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European Commission

Press release

Brussels, 21 February 2014

European Day for victims of crime: Commission takes action to make improved victims’ rights a reality

Ahead of tomorrow’s European Day for victims of crime (22 February), the European Commission is taking action to make sure that victims of crime can rely on their rights under EU law in practice. The landmark new rules on minimum rights for victims' across the EU (Directive 2012/29/EU) were adopted on 25 October 2012. The law guarantees minimum rights for victims wherever they are in the EU, including proper support, information and protection (IP/12/1066). The EU’s Member States have until 16 November 2015 to implement the European provisions in their national laws, and the Commission has today issued guidance to assist them in this process. The guidance document was prepared by the Commission's Directorate General for Justice together with victim support organisations and national authorities. It clarifies the provisions of the victims’ rights directive, helping to make the rights it lays down a reality everywhere in the EU.

"The victims’ rights directive is an important new piece of European law and one of which our Union can be most proud," said Vice-President Viviane Reding, the EU's Justice Commissioner. "With 75 million people falling victim to crime across the European Union every year, the improved rights we have agreed in EU law will make sure each and every one is entitled to improved protection, information and support. The victim must not be forgotten but should be treated justly. Citizens who have fallen victim to a crime deserve nothing less."

On the occasion of the European Day for victims of crime, Vice-President Reding also sent a letter to national Ministers reminding them of the importance of a timely transposition of the European rules: "The EU victims' rights directive must not become a dead letter: the measure agreed at EU level should be translated into national law to be operational and fully available to victims by the transposition deadline on 16 November 2015," Vice-President Reding states in her letter.

The guidance issued today – of which Vice-President Reding informed national Ministers in her letter – includes clarification on what various rights included in the directive mean in practice. For example, the right to information means victims should receive information about their rights from the first contact with the police or courts. Member States should therefore ensure that police, prosecution, judiciary, social services and support services cooperate closely to ensure an updated flow of information for victims, for example using electronic systems.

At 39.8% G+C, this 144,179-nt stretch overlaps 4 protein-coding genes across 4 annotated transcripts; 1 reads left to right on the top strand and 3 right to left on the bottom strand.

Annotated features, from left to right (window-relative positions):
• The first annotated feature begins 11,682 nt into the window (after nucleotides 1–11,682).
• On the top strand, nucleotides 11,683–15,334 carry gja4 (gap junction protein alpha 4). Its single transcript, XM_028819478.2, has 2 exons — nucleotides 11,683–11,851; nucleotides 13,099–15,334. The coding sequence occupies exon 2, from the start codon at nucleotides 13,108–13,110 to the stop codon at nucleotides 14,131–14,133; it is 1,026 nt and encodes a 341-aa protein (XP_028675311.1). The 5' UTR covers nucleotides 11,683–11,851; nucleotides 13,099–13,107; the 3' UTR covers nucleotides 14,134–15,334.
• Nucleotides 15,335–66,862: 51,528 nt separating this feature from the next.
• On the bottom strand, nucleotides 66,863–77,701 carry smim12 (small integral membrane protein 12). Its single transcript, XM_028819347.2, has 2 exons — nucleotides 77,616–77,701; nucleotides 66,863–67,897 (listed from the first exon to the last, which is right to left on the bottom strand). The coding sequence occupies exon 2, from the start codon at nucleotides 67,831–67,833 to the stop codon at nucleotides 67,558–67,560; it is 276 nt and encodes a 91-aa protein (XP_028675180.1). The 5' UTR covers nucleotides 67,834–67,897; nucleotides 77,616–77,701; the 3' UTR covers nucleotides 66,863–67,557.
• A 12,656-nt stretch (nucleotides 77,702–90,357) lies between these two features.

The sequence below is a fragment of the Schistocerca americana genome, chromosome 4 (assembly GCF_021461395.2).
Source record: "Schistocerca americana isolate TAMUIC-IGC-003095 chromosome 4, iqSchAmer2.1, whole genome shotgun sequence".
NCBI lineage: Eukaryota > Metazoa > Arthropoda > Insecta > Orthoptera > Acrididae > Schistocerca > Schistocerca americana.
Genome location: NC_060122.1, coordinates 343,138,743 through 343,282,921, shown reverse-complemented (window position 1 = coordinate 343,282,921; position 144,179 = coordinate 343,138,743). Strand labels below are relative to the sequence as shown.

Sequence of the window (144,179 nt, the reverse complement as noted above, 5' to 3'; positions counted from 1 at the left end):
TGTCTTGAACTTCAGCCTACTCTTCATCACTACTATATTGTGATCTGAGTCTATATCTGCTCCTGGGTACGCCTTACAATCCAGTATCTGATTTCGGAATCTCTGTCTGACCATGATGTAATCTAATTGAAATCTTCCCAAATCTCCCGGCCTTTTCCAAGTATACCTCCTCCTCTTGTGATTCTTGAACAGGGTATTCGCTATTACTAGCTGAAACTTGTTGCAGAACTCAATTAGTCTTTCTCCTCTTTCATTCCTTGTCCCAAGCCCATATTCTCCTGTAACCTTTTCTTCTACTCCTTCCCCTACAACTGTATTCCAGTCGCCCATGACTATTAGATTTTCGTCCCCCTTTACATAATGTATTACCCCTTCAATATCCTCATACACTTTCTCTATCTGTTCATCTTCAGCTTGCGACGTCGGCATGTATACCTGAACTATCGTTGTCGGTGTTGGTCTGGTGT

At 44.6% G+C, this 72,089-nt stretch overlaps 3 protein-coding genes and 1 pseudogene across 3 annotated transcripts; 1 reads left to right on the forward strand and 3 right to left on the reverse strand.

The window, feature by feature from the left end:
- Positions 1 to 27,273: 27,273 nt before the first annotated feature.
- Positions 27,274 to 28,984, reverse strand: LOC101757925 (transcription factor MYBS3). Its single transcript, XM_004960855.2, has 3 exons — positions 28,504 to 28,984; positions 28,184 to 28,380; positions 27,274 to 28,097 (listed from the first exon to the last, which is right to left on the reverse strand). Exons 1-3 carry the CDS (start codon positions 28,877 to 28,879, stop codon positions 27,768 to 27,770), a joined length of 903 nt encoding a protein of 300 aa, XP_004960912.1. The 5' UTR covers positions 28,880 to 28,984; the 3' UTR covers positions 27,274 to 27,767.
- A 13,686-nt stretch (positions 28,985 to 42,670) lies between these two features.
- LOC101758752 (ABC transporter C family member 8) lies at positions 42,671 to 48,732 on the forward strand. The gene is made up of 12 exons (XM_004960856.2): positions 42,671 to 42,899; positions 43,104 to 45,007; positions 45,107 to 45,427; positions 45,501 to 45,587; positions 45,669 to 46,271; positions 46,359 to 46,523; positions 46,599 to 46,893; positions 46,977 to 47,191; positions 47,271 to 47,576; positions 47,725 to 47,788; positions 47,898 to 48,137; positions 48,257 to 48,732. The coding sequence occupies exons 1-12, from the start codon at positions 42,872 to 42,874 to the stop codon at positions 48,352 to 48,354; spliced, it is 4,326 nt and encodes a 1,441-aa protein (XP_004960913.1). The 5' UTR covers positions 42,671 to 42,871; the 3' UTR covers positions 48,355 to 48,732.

The Commission is also holding a workshop with experts in Brussels on 28 March 2014 to further assist EU countries with the timely and correct implementation of the victims' rights' directive.

Minimum rules for victims are part of the EU's broader objective to build a European area of justice, so that people can rely on a set of basic rights and can have confidence in the justice system wherever they are in the EU. To help protect victims of violence from any further harm by their attacker, a Regulation on mutual recognition of civil law protection measures was adopted in June 2013 (IP/13/510).

Example of how the Directive will improve the situation for crime victims:

While holidaying in another Member State, Valérie was violently attacked and robbed. At the police station, she receives information on her rights in her language and an interpreter is called so that she can make her statement in her mother tongue. She receives a translated, written acknowledgment of her complaint and is informed about the next steps. She is also referred to a specialised victim support organisation. Once back in her country, the authorities in the Member State where she was assaulted keep her informed about all the stages of the criminal proceedings. She testifies and eventually the offender is convicted. As of the end of 2015, these safeguards will apply throughout the EU.


The EU directive on minimum standards for victims was tabled by the Commission in May 2011 (IP/11/585 and MEMO/11/310). It was adopted on 4 October 2012 by the Council of the EU (IP/12/1066) following a plenary vote in the European Parliament (MEMO/12/659). This came after the European Parliament and the Council of Ministers reached an agreement in June 2012 following intense negotiations mediated by the European Commission.

The EU Directive on minimum standards for victims will ensure that across the EU:

  • victims are treated with respect and police, prosecutors and judges are trained to properly deal with them;

  • victims get information on their rights and their case in a way they understand;

  • victim support exists in every Member State;

  • victims can participate in proceedings if they want and are helped to attend the trial;

  • vulnerable victims are identified – such as children, victims of rape, or those with disabilities – and are properly protected;

  • victims are protected while police investigate the crime and during court proceedings.

For more information

Guidance to Member States on the victims’ rights directive:

European Commission – victims' rights:

Homepage of Vice-President Viviane Reding, EU Justice Commissioner:

Follow the Vice-President on Twitter: @VivianeRedingEU

Follow EU Justice on Twitter: @EU_Justice

Contacts :

Mina Andreeva (+32 2 299 13 82)

Natasha Bertaud (+32 2 296 74 56)

For the public: Europe Direct by phone 00 800 6 7 8 9 10 11 or by e­mail

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